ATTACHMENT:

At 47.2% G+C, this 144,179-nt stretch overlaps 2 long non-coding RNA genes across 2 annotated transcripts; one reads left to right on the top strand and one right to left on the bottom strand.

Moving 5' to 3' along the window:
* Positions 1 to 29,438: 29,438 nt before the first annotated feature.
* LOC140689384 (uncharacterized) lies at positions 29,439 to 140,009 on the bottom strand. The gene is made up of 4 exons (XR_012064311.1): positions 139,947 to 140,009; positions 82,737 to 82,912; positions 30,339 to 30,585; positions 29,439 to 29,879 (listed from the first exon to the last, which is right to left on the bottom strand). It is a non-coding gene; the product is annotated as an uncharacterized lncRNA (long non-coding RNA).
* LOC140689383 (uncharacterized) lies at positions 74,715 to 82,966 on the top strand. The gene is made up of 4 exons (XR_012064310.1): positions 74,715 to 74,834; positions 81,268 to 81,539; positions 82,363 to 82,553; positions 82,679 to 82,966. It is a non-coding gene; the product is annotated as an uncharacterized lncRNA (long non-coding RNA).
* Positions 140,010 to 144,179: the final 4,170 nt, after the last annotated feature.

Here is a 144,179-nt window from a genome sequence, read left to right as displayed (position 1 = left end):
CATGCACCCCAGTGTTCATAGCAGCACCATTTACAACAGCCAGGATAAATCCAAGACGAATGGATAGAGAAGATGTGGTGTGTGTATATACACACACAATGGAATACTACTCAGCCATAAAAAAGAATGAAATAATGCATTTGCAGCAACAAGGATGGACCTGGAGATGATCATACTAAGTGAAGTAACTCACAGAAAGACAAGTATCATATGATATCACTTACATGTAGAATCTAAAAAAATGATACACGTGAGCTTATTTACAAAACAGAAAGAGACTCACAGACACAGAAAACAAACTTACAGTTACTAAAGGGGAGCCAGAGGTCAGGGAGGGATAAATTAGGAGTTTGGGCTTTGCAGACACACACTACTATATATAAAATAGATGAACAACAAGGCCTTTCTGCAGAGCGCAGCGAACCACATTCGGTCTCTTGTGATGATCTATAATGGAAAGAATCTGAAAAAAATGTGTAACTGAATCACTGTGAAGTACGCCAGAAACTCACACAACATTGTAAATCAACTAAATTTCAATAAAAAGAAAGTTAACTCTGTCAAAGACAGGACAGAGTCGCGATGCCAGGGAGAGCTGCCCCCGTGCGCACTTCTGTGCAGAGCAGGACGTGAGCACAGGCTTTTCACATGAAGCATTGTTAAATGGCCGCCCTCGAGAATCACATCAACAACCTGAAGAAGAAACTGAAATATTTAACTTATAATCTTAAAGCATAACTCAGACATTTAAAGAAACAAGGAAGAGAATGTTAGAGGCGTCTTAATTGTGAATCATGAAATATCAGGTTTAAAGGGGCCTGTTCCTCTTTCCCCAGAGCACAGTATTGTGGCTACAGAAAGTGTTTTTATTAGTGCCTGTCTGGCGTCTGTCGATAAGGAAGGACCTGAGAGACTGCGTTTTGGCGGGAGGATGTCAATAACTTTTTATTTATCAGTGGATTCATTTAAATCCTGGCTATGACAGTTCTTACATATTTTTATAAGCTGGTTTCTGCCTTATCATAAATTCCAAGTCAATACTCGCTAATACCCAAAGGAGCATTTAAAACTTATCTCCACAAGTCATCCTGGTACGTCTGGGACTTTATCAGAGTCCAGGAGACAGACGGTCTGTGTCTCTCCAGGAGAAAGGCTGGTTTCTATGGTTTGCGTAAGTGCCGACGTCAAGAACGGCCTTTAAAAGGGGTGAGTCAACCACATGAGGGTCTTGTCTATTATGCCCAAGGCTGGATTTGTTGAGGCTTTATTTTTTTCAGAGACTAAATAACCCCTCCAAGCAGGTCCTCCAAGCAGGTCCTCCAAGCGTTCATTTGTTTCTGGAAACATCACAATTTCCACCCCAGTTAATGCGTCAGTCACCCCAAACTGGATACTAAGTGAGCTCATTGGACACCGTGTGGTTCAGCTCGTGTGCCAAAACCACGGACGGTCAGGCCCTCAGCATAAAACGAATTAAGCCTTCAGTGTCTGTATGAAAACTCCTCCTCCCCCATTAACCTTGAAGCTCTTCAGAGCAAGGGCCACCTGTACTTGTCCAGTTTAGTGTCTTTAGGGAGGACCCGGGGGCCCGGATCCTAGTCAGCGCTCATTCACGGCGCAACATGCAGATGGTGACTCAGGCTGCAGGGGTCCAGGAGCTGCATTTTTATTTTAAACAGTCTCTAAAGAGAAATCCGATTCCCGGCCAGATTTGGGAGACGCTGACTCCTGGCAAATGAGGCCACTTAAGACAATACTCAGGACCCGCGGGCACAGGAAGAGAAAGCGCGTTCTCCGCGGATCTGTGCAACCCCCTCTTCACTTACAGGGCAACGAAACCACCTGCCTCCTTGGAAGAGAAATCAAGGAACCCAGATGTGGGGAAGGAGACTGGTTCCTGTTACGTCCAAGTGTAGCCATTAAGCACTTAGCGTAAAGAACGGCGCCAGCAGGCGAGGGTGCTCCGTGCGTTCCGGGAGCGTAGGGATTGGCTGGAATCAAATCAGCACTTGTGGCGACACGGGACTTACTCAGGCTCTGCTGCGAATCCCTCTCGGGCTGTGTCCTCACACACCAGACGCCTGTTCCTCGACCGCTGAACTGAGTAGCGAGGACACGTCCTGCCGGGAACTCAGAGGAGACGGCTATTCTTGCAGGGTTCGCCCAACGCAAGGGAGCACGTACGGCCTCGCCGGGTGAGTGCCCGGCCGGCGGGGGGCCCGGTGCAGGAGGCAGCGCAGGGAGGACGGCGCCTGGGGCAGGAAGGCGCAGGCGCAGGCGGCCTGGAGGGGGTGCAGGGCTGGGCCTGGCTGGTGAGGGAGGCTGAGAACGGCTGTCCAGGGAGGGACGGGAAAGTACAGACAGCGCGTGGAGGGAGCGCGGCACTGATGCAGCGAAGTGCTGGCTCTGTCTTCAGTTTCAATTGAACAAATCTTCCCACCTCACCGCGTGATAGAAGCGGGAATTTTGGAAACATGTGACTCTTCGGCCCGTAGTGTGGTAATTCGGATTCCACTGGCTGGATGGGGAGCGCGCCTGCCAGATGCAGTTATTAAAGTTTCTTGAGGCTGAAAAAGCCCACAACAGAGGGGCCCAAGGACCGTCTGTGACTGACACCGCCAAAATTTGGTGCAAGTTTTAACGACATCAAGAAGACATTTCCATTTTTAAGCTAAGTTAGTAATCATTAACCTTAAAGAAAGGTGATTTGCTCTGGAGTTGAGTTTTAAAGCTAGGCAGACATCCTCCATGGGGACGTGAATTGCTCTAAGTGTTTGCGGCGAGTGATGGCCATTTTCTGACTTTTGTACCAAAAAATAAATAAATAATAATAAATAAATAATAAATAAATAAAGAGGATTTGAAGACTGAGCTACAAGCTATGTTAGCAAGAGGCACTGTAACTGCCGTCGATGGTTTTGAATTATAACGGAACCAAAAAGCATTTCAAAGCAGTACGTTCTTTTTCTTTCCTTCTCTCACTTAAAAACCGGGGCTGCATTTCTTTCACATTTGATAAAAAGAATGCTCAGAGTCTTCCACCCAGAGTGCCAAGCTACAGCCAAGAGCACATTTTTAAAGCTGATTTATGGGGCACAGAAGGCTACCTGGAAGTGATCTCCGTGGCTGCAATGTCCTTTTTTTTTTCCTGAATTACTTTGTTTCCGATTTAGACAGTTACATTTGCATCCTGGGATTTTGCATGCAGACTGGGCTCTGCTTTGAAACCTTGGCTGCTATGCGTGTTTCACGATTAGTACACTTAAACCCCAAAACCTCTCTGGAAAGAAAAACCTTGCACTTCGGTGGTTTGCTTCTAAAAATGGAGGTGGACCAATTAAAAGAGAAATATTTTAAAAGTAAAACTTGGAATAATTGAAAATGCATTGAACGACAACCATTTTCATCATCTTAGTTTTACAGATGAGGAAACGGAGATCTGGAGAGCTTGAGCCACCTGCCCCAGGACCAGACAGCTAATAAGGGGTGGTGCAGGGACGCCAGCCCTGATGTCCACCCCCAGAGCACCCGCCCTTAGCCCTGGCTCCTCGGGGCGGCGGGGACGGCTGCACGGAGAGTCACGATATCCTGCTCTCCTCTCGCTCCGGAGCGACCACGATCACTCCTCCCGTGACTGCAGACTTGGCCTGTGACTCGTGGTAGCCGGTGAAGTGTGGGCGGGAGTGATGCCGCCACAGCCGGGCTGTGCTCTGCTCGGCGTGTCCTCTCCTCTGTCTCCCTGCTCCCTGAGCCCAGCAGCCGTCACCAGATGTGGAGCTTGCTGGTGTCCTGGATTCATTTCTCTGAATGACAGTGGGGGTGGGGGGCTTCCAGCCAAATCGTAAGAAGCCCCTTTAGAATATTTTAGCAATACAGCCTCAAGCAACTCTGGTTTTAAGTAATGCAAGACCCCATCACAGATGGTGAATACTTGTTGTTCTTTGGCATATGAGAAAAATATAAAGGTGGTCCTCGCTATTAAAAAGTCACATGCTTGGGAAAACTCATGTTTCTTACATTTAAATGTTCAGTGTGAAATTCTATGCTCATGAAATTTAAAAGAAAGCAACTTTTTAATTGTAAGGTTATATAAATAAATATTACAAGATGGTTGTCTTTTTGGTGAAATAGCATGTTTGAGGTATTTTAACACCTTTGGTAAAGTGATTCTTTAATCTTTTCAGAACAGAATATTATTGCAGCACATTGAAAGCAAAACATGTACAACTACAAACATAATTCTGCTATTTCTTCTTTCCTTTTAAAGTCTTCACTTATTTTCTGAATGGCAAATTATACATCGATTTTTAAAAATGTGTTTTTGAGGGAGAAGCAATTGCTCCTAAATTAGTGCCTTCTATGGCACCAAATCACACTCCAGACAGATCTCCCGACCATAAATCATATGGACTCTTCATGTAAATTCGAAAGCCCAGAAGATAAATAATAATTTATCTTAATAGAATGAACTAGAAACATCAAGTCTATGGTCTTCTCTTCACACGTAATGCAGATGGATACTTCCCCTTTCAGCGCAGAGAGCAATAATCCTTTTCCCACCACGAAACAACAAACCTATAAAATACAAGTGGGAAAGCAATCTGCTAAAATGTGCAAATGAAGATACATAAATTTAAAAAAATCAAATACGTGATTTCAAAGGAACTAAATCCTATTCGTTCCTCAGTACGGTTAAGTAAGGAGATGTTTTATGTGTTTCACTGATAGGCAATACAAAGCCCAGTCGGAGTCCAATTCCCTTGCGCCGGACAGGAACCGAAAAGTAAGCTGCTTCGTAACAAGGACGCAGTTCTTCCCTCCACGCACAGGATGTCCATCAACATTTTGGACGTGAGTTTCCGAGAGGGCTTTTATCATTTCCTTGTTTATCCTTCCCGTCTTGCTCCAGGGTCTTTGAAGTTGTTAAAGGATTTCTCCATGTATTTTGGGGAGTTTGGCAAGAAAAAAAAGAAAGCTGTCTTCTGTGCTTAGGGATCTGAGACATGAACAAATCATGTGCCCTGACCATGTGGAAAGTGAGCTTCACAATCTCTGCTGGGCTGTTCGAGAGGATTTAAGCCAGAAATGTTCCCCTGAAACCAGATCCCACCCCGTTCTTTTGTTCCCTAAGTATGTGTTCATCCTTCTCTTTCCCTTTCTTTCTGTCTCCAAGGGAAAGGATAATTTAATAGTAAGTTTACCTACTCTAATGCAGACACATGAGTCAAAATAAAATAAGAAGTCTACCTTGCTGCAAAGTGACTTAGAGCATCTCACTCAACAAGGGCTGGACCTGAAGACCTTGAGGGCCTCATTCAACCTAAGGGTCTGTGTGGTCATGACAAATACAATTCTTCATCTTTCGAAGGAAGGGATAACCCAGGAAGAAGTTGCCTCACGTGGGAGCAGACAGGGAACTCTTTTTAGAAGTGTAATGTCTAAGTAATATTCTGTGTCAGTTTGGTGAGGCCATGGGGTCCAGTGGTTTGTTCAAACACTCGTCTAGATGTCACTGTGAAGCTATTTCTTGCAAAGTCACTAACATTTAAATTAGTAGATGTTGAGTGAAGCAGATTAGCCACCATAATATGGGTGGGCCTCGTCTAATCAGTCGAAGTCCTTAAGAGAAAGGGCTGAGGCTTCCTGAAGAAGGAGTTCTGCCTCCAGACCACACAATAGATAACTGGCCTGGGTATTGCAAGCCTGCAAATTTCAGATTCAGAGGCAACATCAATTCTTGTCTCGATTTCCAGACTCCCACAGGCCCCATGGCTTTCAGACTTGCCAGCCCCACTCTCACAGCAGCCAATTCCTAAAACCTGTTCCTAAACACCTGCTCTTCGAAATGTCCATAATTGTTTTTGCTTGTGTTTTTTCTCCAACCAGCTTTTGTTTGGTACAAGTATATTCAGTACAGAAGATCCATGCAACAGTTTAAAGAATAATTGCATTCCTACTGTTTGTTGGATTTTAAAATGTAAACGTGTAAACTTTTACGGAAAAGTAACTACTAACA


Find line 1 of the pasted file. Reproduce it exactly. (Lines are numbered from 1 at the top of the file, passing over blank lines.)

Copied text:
At 47.2% G+C, this 144,179-nt stretch overlaps 2 long non-coding RNA genes across 2 annotated transcripts; one reads left to right on the top strand and one right to left on the bottom strand.